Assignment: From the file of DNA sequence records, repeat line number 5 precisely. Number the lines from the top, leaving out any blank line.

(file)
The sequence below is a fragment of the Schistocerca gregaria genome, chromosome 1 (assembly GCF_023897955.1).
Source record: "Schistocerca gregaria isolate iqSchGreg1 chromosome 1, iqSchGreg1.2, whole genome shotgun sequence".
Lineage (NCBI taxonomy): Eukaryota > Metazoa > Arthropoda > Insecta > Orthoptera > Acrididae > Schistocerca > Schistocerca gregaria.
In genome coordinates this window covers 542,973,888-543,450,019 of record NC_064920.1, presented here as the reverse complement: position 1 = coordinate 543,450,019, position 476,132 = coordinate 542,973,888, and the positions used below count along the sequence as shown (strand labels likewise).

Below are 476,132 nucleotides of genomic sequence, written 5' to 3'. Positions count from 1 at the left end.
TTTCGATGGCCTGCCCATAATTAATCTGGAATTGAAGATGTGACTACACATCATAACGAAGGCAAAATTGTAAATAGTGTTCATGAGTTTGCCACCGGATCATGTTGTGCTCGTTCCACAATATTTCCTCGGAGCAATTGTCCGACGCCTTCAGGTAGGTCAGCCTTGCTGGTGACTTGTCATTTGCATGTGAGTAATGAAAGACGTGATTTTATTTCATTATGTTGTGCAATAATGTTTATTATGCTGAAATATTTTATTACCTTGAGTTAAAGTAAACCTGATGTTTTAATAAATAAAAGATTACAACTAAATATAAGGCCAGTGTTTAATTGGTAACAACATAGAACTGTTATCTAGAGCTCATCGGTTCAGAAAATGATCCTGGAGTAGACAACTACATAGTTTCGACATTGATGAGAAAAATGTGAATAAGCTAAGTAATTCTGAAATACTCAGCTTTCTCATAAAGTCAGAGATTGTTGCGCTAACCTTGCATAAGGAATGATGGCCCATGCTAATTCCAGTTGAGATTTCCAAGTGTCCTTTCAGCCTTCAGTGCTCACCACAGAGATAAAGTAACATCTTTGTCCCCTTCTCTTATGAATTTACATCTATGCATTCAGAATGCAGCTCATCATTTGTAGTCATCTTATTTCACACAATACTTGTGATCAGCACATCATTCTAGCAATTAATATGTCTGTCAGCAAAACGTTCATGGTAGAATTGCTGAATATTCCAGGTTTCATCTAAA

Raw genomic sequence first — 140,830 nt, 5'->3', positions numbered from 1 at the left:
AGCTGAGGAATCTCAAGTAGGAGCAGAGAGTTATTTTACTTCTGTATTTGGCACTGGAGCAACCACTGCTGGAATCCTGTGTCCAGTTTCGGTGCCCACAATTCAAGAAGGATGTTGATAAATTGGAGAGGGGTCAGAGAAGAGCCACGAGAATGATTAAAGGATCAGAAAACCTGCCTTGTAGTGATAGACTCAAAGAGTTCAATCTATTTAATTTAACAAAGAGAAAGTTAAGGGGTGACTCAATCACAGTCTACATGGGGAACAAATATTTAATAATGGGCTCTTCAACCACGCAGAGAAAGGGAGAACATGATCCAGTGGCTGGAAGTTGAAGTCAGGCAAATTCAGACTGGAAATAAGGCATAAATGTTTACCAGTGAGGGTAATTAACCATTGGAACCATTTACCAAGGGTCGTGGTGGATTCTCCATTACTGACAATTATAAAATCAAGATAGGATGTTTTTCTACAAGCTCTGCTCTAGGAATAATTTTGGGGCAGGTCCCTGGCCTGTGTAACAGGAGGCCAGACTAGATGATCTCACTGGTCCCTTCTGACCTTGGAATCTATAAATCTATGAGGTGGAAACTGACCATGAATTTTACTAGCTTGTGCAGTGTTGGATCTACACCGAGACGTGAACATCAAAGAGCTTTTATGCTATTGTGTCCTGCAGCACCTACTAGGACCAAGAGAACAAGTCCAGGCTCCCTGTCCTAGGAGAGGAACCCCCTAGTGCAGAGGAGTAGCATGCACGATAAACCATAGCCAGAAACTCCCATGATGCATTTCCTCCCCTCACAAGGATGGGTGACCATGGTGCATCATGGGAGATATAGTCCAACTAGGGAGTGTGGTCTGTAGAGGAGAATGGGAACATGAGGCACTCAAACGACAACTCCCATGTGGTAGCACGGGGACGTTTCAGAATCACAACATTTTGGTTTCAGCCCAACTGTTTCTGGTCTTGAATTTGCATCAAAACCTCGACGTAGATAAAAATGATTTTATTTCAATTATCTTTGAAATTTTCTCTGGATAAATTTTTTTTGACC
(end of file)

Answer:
Below are 476,132 nucleotides of genomic sequence, written 5' to 3'. Positions count from 1 at the left end.